Customs and habits
Mongolians grow up on horsebacks and horses thus play an important part in their life. Every Mongolian loves to prove his worth by showing good horsemanship and archery as well as wrestling.
"Nadam," meaning games in Mongolian, is the name of a traditional Mongolian fair, which is held in July and August each year. At the fair, people wearing their holiday best, participate in horse racing, archery, singing, dancing, chess playing and wrestling.

The life of the Mongolians is unique. Those in the pastoral areas wear fur coats lined with satin or cloth or nothing at all in winter and loose, long-sleeved cotton robes in summer. Mongolian costume is generally red, yellow or dark blue in color. A red or green waistband, flint steel, snuffbox and knife in an ornate sheath for cutting meat are accessories common to all men and women. Knee-high felt boots are a type of common footwear. Mongolians, men and women, wear cone-shaped hats in winter; they also like to wear silk or cloth turbans. Girls wear their hair parted in the middle, embellished with two large beads and agate, coral and green jade ornaments.

In pastoral areas, beef, mutton and dairy products are the staple food, while in the farming areas, people like to eat grain. Tea is indispensable. Dried cow dung is a common cooking fuel. Mongolian herdsmen used to live in felt yurts, which were usually seven to eight feet high and ten feet in diameter. With an opening in the top of the umbrella-shaped roof, they give ideal ventilation and good protection against wind and cold. After the mid-20th century, as more and more herdsmen ended their nomadic life and settled down, they began to build yurt-like houses of mud and wood and one-storied houses, each with two or three rooms like those in other parts of the country. The Mongolians are warm-hearted and straightforward. They welcome strangers traveling on the grasslands to stay for the night in their yurts and treat them to tea with milk, mutton and milk wine. Upon leaving, the guests will invariably be given a warm send-off by the hosts.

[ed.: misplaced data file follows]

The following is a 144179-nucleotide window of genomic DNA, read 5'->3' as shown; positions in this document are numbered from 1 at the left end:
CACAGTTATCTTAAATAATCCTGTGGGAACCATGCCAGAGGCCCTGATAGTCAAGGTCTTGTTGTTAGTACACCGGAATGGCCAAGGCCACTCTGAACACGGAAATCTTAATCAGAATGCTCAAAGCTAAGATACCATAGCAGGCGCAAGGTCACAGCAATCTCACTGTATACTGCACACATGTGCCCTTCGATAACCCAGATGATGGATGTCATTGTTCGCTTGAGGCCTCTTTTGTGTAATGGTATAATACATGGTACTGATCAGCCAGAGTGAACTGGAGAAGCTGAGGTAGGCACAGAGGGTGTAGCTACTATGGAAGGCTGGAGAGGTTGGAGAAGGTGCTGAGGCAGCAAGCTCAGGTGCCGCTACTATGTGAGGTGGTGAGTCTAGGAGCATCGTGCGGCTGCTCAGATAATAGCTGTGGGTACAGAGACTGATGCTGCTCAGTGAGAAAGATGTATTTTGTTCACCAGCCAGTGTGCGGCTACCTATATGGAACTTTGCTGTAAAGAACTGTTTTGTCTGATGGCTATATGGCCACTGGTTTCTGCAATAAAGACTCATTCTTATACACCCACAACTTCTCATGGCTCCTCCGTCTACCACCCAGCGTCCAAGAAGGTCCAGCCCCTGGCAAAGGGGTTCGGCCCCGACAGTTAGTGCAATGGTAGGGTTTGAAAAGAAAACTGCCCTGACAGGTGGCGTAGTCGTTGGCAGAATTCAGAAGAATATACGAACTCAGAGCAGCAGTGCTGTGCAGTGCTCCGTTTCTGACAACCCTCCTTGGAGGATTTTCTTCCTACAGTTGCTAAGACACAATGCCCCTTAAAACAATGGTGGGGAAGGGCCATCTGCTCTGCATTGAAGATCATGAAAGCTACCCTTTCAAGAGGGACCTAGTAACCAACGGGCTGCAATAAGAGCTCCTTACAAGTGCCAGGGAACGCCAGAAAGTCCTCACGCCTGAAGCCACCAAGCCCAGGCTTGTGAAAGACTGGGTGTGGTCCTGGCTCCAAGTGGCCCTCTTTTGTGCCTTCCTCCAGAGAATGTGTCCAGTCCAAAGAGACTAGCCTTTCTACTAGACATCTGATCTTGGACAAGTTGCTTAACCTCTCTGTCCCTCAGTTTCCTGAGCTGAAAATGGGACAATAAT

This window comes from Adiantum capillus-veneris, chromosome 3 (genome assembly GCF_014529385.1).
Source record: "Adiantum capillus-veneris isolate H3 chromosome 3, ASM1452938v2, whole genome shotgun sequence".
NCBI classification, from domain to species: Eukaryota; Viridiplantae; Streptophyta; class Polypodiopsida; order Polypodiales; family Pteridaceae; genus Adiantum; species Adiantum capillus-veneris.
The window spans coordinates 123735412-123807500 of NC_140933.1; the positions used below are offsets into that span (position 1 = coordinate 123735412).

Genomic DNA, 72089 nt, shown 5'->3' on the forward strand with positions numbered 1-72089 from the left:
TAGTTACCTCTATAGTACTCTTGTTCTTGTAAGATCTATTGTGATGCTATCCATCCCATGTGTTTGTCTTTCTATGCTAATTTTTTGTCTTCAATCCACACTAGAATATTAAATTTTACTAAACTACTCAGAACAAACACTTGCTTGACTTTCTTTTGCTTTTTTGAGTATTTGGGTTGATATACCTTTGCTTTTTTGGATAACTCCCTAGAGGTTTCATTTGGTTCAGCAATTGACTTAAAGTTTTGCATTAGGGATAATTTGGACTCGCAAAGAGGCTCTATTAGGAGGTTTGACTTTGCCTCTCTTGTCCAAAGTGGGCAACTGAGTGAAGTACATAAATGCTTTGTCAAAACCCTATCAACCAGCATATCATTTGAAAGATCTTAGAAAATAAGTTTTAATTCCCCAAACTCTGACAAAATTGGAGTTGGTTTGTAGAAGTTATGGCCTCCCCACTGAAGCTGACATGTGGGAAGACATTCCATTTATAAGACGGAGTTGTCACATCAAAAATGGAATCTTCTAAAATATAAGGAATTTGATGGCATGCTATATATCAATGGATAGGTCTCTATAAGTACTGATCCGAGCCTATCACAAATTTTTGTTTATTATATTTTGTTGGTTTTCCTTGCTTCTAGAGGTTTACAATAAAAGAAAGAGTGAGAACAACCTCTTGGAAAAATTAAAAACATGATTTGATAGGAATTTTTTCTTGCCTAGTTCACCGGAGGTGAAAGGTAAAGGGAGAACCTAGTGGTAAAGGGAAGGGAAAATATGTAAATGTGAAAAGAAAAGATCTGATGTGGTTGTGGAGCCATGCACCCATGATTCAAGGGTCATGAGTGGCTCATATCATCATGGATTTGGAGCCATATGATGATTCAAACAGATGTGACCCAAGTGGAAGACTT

Mongolian Religion
The Mongolians believe in Lamaism. They are hospitable, zealous and frank. They always offer the breast and tail of the sheep or lamb as a special treat to distinguished guests, and drink wine and sing songs to entertain guests while they eat. Presenting Hada, a strip of white silk, to the guest is the highest etiquette of the Mongolians.

Mongolian Festival
On the grassland, the Nadam Festival is held each August by the Mongolians to celebrate their good harvest, lasting five to seven days. Contests such as archery on horseback, wrestling, horse racing and other traditional activities are held. The Bai Festival is the Mongolian New Year.

Miaos in Guizhou,China
Miao Ethnic Minority
With a population of 8.9 million, the Miao people form one of the largest ethnic minorities in southwest China. They are mainly distributed across Guizhou, Yunnan, Hunan and Sichuan provinces and Guangxi Zhuang Autonomous Region, and a small number live on Hainan Island in Guangdong Province and in southwest Hubei Province. Most of them live in tightly-knit communities, with a few living in areas inhabited by several other ethnic groups. On the Yunnan-Guizhou Plateau and in some remote mountainous areas, Miao villages are comprised of a few families, and are scattered on mountain slopes and plains with easy access to transport links.

Much of the Miao area is hilly or mountainous, and is drained by several big rivers. The weather is mild with a generous rainfall, and the area is rich in natural resources. Major crops include paddy rice, maize, potatoes, Chinese sorghum, beans, rape, peanuts, tobacco, ramie, sugar cane, cotton, oil-tea camellia and tung tree. Hainan Island is abundant in tropical fruits.

The Miao language belongs to the Miao-Yao Austronesian of the Chinese-Tibetan Phylum. It has three main dialects in China -- one based in west Hunan, one in east Guizhou and the other in Sichuan, Yunnan and part of Guizhou. The Miao people used to have their own characters which have long lost. After 1956, the Miao people invented a kind of phonetics characters. Due to their centuries of contacts with the Hans, many Miaos can also speak Chinese.